Feed the Need: Surveying the Past, Present and Future of RSS

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Greg Reinacker, founder and CTO of NewsGator

1. What has the advent of RSS done for the Internet?

We’re really in the middle of a paradigm shift on the internet, towards the whole idea of subscription content.

We used to go to Google (or other search/portal site), and proactively search for things. We’d then click through to the parts we found interesting, and repeat the process. If I was interested in a particular topic, I might have a list of sites that I build up over time, and I’d visit these sites every day or so.

Now, things are changing. We’re getting familiar with the idea of subscribing to content, and having it come to us. So I go somewhere like newsgator.com, and define my interests by subscribing to feeds or topics. As new information is published in these feeds, I’ll see that new content automatically – on whatever device I happen to be using.

2. What does your company do different with RSS?

A few things:

a) We’re all about distributing content to users, on whatever device they’re using. That could be a PC, a Mac, a mobile phone or PDA, your email client, or even your TV. And with our sophisticated synchronization system, your subscriptions follow you wherever you go, and you never have to read the same thing twice. This is truly key to managing large amounts of relevant information, in today’s world of multiple devices and interfaces.

b) We’re the clear leader in enterprise RSS implementation, with our NewsGator Enterprise Server product. We’re finding that enterprise customers are really starting to adopt the power of RSS and subscription content, and are deploying it very quickly. The benefits of this kind of technology for business use are quite compelling, both for internal and external content.

c) Publishers are starting to embrace RSS technology, not just from a publishing standpoint, but from a user experience standpoint. Sites like sfgate.com and newsweek.com are integrating a complete RSS experience into their sites, with a number of benefits such as increased stickiness, higher brand loyalty, personalization, and incremental ad revenue. Systems like NewsGator’s private label solutions make this as simple or as flexible as is warranted.

3. How effective is advertising on RSS? What are some examples of ad successes and failures?

It depends what you’re trying to advertise. One needs to remember that users are already subscribed to the content being delivered via RSS, so they’re making a statement about their interests. That statement may indicate that they either are or are not going to respond to an ad that’s specifically tailored for the topic in that feed. The art is in figuring out which of those answers applies.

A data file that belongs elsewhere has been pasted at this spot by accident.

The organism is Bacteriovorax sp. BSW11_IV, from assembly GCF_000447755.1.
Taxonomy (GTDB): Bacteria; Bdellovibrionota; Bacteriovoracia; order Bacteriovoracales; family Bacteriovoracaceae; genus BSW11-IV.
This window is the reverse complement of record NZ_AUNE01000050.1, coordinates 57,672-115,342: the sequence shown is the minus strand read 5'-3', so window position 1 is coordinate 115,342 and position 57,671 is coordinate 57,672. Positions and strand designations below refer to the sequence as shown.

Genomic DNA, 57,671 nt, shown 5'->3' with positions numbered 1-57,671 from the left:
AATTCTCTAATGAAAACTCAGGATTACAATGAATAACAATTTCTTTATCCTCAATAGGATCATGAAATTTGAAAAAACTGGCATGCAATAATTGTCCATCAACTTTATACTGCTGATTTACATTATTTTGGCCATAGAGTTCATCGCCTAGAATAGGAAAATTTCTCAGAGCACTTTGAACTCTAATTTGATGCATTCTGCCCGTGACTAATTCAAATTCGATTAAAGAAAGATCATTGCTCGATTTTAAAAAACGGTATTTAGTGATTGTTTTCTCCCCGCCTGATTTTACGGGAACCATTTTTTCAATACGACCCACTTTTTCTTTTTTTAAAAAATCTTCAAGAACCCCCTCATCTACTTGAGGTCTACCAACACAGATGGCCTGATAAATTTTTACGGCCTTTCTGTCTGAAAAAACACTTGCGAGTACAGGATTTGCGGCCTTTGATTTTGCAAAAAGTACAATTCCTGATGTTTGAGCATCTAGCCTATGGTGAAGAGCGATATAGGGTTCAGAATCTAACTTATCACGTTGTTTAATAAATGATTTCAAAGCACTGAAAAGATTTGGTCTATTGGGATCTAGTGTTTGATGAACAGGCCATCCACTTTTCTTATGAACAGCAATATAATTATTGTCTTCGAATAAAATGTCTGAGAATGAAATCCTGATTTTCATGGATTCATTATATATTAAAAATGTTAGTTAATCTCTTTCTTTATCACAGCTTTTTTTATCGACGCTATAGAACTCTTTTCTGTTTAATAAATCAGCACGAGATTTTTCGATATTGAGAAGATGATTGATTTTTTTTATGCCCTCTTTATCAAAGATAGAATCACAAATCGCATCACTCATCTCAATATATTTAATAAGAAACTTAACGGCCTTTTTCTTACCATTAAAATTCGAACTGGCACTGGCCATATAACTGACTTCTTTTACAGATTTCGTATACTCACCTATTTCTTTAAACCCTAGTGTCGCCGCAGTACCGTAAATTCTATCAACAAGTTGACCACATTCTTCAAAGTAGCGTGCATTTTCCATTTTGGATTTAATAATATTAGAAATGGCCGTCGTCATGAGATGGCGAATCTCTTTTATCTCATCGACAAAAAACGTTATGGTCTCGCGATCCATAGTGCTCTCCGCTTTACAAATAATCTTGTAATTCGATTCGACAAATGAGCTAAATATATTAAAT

The other thing to be very aware of, I believe, is that a user can unsubscribe from your content very quickly. They don’t have to ask, they don’t have to email anyone…they just click the “unsubscribe” button. It’s very easy. So even testing an ad that might be considered obtrusive may have a real cost associated with it…know your audience.

4. What is missing with RSS currently and what will your company be doing to add value to this technology?

I’m not sure it’s about what’s “missing”, but more about what we can do with this technology. Some trends we see:

a) A dramatic increase in the delivery of media (both audio and video) via RSS. This trend, combined with evolving user experiences around consuming this content (such as media center devices, or rich phone interfaces), is leading to a sort of subscription-based audio/video delivery system, with end-user consumption on any device they choose. Very powerful and very cool.

b) Huge growth in enterprise RSS usage. Companies are waking up to the possibilities available to them with RSS, and the tools designed to make this efficient, and are increasingly starting to adopt this technology.

5. What do you think the future has in store for this technology in terms of advertising?

The fact that a user has subscribed to a feed, or subscribed to a search feed about a topic, really indicates a strong interest of some sort. That, combined with the knowledge of a user’s subscriptions in aggregate, opens up the possibility of micro-targeting ads and really delivering ads that are likely to perform well for an individual user. So I think the future for this is pretty bright – it’s just a matter of getting the right data, and applying it effectively and unobtrusively.

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